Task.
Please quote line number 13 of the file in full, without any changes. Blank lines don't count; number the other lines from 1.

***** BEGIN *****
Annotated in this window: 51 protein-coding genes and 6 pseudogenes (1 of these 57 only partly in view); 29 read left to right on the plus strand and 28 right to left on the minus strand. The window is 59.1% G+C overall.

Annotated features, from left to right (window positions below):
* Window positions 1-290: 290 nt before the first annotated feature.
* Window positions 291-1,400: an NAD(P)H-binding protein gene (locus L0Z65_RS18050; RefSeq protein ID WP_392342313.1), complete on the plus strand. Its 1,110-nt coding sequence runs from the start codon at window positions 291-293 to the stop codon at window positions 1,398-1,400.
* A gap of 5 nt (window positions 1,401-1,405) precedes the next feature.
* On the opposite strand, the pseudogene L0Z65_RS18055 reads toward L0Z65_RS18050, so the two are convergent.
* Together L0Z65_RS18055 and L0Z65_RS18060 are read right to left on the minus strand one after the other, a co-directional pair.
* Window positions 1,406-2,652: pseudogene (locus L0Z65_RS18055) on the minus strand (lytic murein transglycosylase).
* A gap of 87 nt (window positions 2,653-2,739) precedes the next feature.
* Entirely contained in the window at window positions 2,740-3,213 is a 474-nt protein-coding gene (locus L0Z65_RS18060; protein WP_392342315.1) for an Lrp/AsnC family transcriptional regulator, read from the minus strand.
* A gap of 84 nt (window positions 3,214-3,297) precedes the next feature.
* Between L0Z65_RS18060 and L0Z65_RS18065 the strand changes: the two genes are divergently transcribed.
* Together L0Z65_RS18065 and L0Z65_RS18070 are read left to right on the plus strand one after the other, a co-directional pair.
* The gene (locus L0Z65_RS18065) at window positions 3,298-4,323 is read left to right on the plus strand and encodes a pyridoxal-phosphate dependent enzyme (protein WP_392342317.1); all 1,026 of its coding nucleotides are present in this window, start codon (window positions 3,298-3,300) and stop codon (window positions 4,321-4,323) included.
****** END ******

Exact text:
* Together L0Z65_RS18065 and L0Z65_RS18070 are read left to right on the plus strand one after the other, a co-directional pair.